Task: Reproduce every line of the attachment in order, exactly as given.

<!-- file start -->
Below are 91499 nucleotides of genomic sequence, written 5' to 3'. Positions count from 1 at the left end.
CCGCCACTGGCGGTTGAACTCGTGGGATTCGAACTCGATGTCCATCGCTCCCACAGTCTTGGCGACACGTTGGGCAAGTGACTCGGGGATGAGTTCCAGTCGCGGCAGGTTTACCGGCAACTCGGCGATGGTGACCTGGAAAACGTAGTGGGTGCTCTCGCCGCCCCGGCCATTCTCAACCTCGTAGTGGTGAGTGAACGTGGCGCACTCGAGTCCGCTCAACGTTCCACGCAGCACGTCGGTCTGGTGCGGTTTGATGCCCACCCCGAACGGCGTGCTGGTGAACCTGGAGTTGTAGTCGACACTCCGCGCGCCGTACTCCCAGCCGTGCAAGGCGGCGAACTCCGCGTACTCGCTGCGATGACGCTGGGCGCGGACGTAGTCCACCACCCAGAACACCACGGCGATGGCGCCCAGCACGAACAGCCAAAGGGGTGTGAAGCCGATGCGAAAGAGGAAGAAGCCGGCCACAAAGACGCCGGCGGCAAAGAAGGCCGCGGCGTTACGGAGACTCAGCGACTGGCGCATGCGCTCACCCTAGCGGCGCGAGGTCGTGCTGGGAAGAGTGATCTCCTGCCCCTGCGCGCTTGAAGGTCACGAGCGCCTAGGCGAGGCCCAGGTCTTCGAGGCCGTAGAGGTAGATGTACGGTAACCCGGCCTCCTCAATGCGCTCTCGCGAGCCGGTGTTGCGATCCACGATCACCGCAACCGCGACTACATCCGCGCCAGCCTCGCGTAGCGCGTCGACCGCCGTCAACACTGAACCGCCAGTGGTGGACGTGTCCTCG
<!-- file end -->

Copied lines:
Below are 91499 nucleotides of genomic sequence, written 5' to 3'. Positions count from 1 at the left end.
CCGCCACTGGCGGTTGAACTCGTGGGATTCGAACTCGATGTCCATCGCTCCCACAGTCTTGGCGACACGTTGGGCAAGTGACTCGGGGATGAGTTCCAGTCGCGGCAGGTTTACCGGCAACTCGGCGATGGTGACCTGGAAAACGTAGTGGGTGCTCTCGCCGCCCCGGCCATTCTCAACCTCGTAGTGGTGAGTGAACGTGGCGCACTCGAGTCCGCTCAACGTTCCACGCAGCACGTCGGTCTGGTGCGGTTTGATGCCCACCCCGAACGGCGTGCTGGTGAACCTGGAGTTGTAGTCGACACTCCGCGCGCCGTACTCCCAGCCGTGCAAGGCGGCGAACTCCGCGTACTCGCTGCGATGACGCTGGGCGCGGACGTAGTCCACCACCCAGAACACCACGGCGATGGCGCCCAGCACGAACAGCCAAAGGGGTGTGAAGCCGATGCGAAAGAGGAAGAAGCCGGCCACAAAGACGCCGGCGGCAAAGAAGGCCGCGGCGTTACGGAGACTCAGCGACTGGCGCATGCGCTCACCCTAGCGGCGCGAGGTCGTGCTGGGAAGAGTGATCTCCTGCCCCTGCGCGCTTGAAGGTCACGAGCGCCTAGGCGAGGCCCAGGTCTTCGAGGCCGTAGAGGTAGATGTACGGTAACCCGGCCTCCTCAATGCGCTCTCGCGAGCCGGTGTTGCGATCCACGATCACCGCAACCGCGACTACATCCGCGCCAGCCTCGCGTAGCGCGTCGACCGCCGTCAACACTGAACCGCCAGTGGTGGACGTGTCCTCG